Marketing Magazine, May 14, 2001
The decade that style forgot won’t go away. Both big department stores — eatons and The Bay — reach back to the 1970s for their spring fashion advertising.
You’d think that was where they were reaching, provided you knew or remembered nothing about the actual ’70s.
The Bay, in fact, is reaching back to 1994, specifically to the Spike Jonze video for the Beastie Boys’ “Sabotage,” which it replicates without the deliberate cheese or humor. That’s not a bad place to steal from. Jonze directed last year’s Being John Malkovich and has been creating state-of-the-art music videos for about a decade. He’s also the heir to the Spiegel catalogue business (say it with me now, “Spiegel, Chicago, Illinois, six-oh-six-oh-nine”) and, seen that way, the choice makes even more sense — catalogue, retail, po-mo hipster cachet. The main difference between The Bay and the Beasties is that Jonze, Diamond, Horovitz and Yauch were being funny. The Bay and the Wolf Group probably aren’t.
If the Bay wants to get down with its bad self, as it were, why not go one step further and actually replicate the wretched clothes from the decade instead of just some of the marginal pop culture filigree? Bring back the polyester leisure suit, that horrible belted thing with the too-wide lapels and the “all wrong” cut that looked good on no known terrestrial human body type. Bring back immense pants — not the “county lock-up” capacious pants-and-a-half so popular with the kids today, but Seafarer Fats: high-waisted, with the ridiculously tight pelvic area and the immediate vast flaring that made the wearer appear footless — not a bad outcome when you’re wearing shoes Ian Dury described as resembling “dead things’ noses.” Or how about the Angels Flight polyester incipient disco trouser mutation? Again, the top of the pants offers a too-small fit that permanently bent people out of shape, widening from mid-thigh to spinnaker-size flappage at shoe level. If you care for neither denim nor petroleum-based drapery, there’s always wide-wale corduroy. Or rayon. Or some kind of space-age two-way stretch crimpelene.
If you’re female, you might consider gaucho pants, the bold below-the-waist option that combines the butch authority of a skirt with the femininity of partial pants while offering the practicality and esthetic appeal of neither.
Yes, there was widespread casual drug use at that time. Denis Leary posited Quaaludes as the only possible explanation for the prevailing esthetic and what constituted acceptable attire in the 1970s: “The only way you could be a cooler guy was to get bigger bell-bottoms.”
For your top, you’ll want rayon or polyester, perhaps in a print: soft-focus greeting-card stock photography, motor sports, soft-core pornography or nausea-inducing optical illusion abstract. Consider a sweater: body two midriff-baring sizes too small, arms cut for some kind of lower primate. And of course it’s knit from tomorrow’s wool substitute, acrylic fiber. Please appreciate how alarmingly the shirt’s eight-inch collar flops out of the sweater’s low-cut neck-hole.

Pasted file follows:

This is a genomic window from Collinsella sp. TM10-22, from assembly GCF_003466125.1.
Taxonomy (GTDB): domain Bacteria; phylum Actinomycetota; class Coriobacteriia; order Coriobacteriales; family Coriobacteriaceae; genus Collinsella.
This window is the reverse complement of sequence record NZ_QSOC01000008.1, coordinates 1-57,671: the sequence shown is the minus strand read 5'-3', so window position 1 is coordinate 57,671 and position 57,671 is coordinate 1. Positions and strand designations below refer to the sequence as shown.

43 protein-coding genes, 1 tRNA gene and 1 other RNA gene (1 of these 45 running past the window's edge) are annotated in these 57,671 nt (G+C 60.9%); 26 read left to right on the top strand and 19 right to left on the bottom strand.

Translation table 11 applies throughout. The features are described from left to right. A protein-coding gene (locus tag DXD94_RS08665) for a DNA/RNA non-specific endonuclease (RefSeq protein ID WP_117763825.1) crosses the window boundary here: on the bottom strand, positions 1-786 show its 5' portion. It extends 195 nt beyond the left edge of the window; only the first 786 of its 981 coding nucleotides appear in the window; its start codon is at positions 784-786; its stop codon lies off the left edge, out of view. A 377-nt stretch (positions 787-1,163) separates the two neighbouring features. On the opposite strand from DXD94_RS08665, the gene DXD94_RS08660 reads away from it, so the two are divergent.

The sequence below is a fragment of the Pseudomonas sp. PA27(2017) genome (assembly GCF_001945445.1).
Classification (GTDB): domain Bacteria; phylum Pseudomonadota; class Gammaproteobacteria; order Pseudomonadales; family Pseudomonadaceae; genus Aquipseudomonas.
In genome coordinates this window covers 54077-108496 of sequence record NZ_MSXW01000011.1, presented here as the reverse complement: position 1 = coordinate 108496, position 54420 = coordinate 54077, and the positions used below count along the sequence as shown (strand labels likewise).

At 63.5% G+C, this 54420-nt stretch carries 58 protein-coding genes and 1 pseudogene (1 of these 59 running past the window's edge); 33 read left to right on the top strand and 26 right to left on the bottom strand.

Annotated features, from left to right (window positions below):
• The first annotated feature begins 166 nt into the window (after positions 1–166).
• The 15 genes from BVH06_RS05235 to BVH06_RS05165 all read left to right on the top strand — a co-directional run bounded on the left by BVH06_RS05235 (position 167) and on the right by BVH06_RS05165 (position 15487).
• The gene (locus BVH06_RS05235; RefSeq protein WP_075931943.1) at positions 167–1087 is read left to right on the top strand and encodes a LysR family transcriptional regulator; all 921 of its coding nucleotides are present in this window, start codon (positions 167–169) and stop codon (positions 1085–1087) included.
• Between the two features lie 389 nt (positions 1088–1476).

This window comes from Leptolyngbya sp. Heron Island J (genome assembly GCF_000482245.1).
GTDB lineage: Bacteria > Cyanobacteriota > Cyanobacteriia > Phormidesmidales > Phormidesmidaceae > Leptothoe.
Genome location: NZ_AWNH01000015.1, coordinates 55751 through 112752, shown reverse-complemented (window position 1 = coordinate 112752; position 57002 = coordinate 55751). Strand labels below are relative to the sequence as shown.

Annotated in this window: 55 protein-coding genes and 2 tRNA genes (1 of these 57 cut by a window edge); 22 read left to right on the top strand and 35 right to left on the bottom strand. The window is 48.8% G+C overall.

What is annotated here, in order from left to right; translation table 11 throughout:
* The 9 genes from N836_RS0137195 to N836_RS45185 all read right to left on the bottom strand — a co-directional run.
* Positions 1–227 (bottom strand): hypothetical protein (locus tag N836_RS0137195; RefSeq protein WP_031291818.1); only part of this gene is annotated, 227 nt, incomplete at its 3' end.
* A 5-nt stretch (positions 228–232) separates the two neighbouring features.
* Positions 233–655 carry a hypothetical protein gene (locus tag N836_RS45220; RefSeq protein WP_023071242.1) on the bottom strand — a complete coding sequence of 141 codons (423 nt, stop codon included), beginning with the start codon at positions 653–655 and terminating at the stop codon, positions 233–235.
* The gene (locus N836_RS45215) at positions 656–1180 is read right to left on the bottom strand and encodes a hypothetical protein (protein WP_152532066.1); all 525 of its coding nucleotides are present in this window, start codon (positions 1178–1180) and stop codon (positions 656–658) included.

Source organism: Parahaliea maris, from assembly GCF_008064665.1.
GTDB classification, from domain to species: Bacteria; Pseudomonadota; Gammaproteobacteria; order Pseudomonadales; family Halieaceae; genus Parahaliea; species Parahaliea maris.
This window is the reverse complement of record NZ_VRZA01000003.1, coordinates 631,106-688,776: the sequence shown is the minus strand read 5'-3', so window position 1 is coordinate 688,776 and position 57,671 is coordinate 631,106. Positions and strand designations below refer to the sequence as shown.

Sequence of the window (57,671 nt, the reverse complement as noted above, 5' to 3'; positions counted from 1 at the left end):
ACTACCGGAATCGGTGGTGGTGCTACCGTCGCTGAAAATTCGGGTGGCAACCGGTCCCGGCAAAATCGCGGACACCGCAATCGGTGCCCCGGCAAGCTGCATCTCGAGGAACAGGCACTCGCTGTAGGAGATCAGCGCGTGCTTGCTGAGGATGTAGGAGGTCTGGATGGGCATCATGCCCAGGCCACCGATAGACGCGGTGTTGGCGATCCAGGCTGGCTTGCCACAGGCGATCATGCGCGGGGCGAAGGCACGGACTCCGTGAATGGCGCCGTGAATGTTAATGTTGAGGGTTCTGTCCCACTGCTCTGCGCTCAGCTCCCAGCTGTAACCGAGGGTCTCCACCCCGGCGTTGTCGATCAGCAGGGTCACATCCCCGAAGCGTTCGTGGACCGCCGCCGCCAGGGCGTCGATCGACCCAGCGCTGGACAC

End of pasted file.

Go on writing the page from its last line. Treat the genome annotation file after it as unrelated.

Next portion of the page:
Of course, everything here comes in the approved ’70s palette: pea-soup-vomit greenish, burnt orangy, bilious kinda-yellow, the wrong shade of brown, hospital-corridor blue or mud.
The 1970s was the first time capitalism embraced its built-in obsolescence and stopped even pretending that anything should last more than about eight-and-a-half months. That went for clothes, music, movies, cars, buildings and culture. It’s a glorious irony that 25 years later, all that hideous stuff, conceived as so disposable, won’t go away.
If you want to sell clothes, why would you deliberately invoke an era that defined capital-U ugly for subsequent generations? Neil Fedun, The Bay’s senior marketing VP, told Marketing it’s a fiscal/emotional thing: “If you look at the economy, you see it’s flattened out. And we wanted spots that make you feel good, that inspire and are fresh.” The economy is in the tank again, just like it was for much of the 1970s, so we’re being reminded that the last time we were all poor, we dressed badly, too? Thanks.
Who’s this meant to appeal to? Youngsters won’t get the references. Their elders have spent 20 years trying to forget they ever wore anything that ugly, and destroying any photographic evidence they ever did. “Our target is baby boomers,” Fedun said. “And it’s a style of retro today.” Or yesterday’s tomorrow, if you prefer, or perhaps a Phillip K. Dick-like alternative history where the 1970s wasn’t a sinkhole of craptacular ephemera.
Trying to differentiate The Bay’s spots from eatons’, Fedun pointed out, “Ours have a whole different feel. Ours are more friendly and approachable.”
Provided you can get past the initial impulse to laugh, scream and run away.